The Anatomy of Learning
Have you ever wondered or thought about what actually makes up the learning process, particularly as it pertains to our education system? Let’s dissect learning and see what we find.
For years, the microscope has been on content — the information provided by educators, researchers and faculty. Content and information are the bread and butter of the deliverables a university actually offers. What’s interesting in today’s world is that content is ubiquitous and free. Entities such as Khan Academy, EdX, Lynda, Coursera, and Udemy provide massive open online courses (MOOCs) or content at little or no cost. Scrappy learners can Google just about anything they want to know. With content available from so many different mediums, simply offering access to content is not a suitable or real selling point anymore for colleges and universities.
Next, let’s examine delivery or the format in which information is transmitted. This could be face-to-face (traditionally used), online or a combination of the two. While changes here have provided learners flexibility, variety, and the ability to leverage technology, the gains achieved in the learning process are incremental or additive.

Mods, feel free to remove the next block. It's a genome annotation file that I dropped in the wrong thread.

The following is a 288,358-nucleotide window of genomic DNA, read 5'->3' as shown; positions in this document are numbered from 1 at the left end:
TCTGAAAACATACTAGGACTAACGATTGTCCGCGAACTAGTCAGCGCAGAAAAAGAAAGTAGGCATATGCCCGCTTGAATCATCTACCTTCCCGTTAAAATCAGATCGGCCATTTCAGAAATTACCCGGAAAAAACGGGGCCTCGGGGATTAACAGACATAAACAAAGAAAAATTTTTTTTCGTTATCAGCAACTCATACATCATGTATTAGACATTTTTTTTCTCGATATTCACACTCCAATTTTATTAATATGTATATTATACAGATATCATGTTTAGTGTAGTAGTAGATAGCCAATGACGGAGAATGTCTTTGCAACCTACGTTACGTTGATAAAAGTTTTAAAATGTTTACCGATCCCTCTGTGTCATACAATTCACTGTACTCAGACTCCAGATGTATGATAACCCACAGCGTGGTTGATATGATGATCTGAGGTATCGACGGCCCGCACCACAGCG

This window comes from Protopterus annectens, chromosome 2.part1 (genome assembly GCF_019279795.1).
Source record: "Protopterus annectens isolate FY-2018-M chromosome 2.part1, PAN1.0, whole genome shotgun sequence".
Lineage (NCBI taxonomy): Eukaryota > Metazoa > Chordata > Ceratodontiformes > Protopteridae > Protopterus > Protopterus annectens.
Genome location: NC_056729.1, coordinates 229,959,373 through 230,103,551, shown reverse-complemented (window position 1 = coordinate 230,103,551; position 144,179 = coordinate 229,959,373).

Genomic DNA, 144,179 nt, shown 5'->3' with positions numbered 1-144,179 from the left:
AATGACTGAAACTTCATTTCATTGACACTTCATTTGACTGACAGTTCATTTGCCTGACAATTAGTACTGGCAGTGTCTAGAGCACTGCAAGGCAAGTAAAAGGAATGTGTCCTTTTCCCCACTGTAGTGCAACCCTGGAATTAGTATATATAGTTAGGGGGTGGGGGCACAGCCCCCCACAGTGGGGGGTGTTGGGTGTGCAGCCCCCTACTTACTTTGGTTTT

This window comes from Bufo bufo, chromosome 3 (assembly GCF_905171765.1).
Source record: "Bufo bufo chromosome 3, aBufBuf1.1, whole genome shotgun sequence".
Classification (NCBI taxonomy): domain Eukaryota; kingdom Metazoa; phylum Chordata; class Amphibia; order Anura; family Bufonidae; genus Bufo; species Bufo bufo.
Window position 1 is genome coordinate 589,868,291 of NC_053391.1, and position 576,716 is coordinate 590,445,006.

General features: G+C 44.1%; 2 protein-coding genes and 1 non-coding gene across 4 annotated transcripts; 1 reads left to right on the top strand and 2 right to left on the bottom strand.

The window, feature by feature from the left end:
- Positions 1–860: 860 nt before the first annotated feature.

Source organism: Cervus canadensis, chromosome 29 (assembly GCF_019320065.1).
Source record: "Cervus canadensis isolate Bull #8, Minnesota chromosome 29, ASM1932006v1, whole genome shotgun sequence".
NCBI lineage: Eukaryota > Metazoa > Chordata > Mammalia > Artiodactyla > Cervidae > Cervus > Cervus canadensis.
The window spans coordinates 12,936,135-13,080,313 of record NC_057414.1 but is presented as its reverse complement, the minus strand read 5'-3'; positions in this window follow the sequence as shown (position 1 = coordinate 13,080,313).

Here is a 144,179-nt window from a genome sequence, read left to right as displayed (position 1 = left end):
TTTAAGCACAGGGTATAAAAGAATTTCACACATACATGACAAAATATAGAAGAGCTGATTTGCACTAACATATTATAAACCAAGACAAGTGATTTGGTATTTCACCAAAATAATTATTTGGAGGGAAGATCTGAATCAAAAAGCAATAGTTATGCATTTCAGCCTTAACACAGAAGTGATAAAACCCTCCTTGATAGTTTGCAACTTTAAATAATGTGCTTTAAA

Now, let’s inspect pedagogy or the practices and methods of teaching, which are many. Lecture is the most common and least effective form of learning and places responsibility on the teacher instead of the student. Moving to the other end of the spectrum, multiplicative gains are achieved through application or immediate use (experiential, project-based), where the student is engaged and responsible.
The final piece in the anatomy of learning is relevance and the most important. The pedagogy could be sound, but if the learning is not relevant, then it is compromised. Students can exit a college, degree in hand, only to find what they’ve learned may not be relevant to the job they want. This is why getting the employer involved in the learning process is critical to the learning experience and outcome, which yields exponential results.
It’s time we question the paradigms, traditions and models that have served us well in the past for relevance and applicability today.